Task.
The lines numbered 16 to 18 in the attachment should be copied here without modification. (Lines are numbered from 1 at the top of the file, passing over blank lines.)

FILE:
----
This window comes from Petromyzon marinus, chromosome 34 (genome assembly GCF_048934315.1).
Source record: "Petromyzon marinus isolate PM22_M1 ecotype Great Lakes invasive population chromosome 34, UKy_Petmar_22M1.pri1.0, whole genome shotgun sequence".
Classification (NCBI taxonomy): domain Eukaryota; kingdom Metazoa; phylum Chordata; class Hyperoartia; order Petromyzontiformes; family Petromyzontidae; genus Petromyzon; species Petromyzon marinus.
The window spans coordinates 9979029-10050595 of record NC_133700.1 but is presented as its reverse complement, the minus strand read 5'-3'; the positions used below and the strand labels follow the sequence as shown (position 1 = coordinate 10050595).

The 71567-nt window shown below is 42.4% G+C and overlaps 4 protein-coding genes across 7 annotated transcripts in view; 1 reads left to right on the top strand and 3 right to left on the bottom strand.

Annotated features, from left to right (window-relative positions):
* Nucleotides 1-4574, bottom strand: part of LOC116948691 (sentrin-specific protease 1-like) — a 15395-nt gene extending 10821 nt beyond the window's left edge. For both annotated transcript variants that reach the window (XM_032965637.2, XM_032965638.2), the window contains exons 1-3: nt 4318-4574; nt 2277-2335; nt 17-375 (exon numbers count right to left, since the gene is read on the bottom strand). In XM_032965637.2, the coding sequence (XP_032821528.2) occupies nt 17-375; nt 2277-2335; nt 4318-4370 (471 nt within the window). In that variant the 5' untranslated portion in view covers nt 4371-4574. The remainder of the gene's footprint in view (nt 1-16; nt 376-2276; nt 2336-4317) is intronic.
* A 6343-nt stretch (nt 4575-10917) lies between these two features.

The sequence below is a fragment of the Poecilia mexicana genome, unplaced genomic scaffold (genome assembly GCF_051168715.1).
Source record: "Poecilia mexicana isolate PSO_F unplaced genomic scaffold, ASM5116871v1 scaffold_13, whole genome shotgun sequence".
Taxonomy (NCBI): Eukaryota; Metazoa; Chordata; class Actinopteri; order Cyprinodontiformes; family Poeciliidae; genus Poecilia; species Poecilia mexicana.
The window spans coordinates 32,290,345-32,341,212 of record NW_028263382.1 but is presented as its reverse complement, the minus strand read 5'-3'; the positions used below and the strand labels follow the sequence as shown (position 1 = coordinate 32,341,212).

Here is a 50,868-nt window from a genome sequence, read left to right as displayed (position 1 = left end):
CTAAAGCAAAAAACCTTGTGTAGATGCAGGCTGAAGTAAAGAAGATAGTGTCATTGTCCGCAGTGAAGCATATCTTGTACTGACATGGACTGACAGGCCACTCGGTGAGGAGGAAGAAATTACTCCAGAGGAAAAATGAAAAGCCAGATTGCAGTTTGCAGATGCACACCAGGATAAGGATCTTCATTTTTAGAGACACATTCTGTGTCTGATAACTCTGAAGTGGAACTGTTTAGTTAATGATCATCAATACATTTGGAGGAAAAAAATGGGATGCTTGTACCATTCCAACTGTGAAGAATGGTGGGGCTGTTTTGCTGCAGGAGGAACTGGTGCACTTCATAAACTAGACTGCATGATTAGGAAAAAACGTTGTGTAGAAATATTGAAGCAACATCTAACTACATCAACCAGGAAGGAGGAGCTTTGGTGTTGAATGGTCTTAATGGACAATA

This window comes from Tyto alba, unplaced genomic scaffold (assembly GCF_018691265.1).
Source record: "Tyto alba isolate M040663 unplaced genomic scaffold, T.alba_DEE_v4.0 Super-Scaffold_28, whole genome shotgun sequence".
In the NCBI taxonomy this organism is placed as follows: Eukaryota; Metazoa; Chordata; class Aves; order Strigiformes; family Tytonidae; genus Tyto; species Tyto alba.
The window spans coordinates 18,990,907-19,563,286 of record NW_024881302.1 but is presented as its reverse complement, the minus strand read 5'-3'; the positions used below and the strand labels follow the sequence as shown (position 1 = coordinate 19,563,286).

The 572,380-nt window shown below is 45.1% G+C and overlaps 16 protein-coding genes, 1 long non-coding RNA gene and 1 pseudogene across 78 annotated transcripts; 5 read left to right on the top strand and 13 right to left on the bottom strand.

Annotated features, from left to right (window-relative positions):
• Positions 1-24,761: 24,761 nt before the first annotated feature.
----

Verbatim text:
Source record: "Tyto alba isolate M040663 unplaced genomic scaffold, T.alba_DEE_v4.0 Super-Scaffold_28, whole genome shotgun sequence".
In the NCBI taxonomy this organism is placed as follows: Eukaryota; Metazoa; Chordata; class Aves; order Strigiformes; family Tytonidae; genus Tyto; species Tyto alba.
The window spans coordinates 18,990,907-19,563,286 of record NW_024881302.1 but is presented as its reverse complement, the minus strand read 5'-3'; the positions used below and the strand labels follow the sequence as shown (position 1 = coordinate 19,563,286).